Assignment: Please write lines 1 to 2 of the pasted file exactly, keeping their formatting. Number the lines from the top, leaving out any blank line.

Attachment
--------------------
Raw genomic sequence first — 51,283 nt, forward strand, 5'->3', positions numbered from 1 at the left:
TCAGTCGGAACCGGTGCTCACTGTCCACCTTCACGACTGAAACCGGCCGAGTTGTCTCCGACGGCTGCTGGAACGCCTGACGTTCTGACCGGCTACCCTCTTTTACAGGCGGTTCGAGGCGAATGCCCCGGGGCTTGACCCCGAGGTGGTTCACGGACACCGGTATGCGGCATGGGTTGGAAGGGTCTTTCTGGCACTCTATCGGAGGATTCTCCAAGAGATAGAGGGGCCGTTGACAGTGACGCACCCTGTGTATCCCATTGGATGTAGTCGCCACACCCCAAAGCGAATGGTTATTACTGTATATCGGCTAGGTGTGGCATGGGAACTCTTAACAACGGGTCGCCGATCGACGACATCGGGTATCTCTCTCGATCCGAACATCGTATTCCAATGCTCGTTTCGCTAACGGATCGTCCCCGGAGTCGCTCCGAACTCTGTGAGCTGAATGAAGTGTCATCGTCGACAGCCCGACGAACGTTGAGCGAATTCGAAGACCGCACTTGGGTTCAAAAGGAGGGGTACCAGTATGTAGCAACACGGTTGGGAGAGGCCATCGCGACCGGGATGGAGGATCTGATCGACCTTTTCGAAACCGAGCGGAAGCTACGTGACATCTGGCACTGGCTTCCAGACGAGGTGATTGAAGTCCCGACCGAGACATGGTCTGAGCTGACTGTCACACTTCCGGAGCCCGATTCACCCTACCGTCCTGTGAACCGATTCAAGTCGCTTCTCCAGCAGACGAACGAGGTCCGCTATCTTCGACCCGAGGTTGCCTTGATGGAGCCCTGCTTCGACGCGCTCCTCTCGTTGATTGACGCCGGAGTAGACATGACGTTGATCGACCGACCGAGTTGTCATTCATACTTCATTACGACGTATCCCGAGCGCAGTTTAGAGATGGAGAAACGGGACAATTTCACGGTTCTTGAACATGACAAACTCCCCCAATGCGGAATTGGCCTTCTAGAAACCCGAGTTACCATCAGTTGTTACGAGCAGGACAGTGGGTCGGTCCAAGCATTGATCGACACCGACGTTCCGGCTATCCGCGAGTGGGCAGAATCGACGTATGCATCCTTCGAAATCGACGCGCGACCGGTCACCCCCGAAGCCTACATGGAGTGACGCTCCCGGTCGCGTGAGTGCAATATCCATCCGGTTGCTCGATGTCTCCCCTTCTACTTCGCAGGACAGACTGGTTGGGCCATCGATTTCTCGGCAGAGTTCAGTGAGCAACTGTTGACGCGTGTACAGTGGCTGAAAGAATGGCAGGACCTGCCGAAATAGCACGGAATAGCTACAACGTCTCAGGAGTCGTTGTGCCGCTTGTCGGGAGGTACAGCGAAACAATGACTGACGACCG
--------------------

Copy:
Raw genomic sequence first — 51,283 nt, forward strand, 5'->3', positions numbered from 1 at the left:
TCAGTCGGAACCGGTGCTCACTGTCCACCTTCACGACTGAAACCGGCCGAGTTGTCTCCGACGGCTGCTGGAACGCCTGACGTTCTGACCGGCTACCCTCTTTTACAGGCGGTTCGAGGCGAATGCCCCGGGGCTTGACCCCGAGGTGGTTCACGGACACCGGTATGCGGCATGGGTTGGAAGGGTCTTTCTGGCACTCTATCGGAGGATTCTCCAAGAGATAGAGGGGCCGTTGACAGTGACGCACCCTGTGTATCCCATTGGATGTAGTCGCCACACCCCAAAGCGAATGGTTATTACTGTATATCGGCTAGGTGTGGCATGGGAACTCTTAACAACGGGTCGCCGATCGACGACATCGGGTATCTCTCTCGATCCGAACATCGTATTCCAATGCTCGTTTCGCTAACGGATCGTCCCCGGAGTCGCTCCGAACTCTGTGAGCTGAATGAAGTGTCATCGTCGACAGCCCGACGAACGTTGAGCGAATTCGAAGACCGCACTTGGGTTCAAAAGGAGGGGTACCAGTATGTAGCAACACGGTTGGGAGAGGCCATCGCGACCGGGATGGAGGATCTGATCGACCTTTTCGAAACCGAGCGGAAGCTACGTGACATCTGGCACTGGCTTCCAGACGAGGTGATTGAAGTCCCGACCGAGACATGGTCTGAGCTGACTGTCACACTTCCGGAGCCCGATTCACCCTACCGTCCTGTGAACCGATTCAAGTCGCTTCTCCAGCAGACGAACGAGGTCCGCTATCTTCGACCCGAGGTTGCCTTGATGGAGCCCTGCTTCGACGCGCTCCTCTCGTTGATTGACGCCGGAGTAGACATGACGTTGATCGACCGACCGAGTTGTCATTCATACTTCATTACGACGTATCCCGAGCGCAGTTTAGAGATGGAGAAACGGGACAATTTCACGGTTCTTGAACATGACAAACTCCCCCAATGCGGAATTGGCCTTCTAGAAACCCGAGTTACCATCAGTTGTTACGAGCAGGACAGTGGGTCGGTCCAAGCATTGATCGACACCGACGTTCCGGCTATCCGCGAGTGGGCAGAATCGACGTATGCATCCTTCGAAATCGACGCGCGACCGGTCACCCCCGAAGCCTACATGGAGTGACGCTCCCGGTCGCGTGAGTGCAATATCCATCCGGTTGCTCGATGTCTCCCCTTCTACTTCGCAGGACAGACTGGTTGGGCCATCGATTTCTCGGCAGAGTTCAGTGAGCAACTGTTGACGCGTGTACAGTGGCTGAAAGAATGGCAGGACCTGCCGAAATAGCACGGAATAGCTACAACGTCTCAGGAGTCGTTGTGCCGCTTGTCGGGAGGTACAGCGAAACAATGACTGACGACCG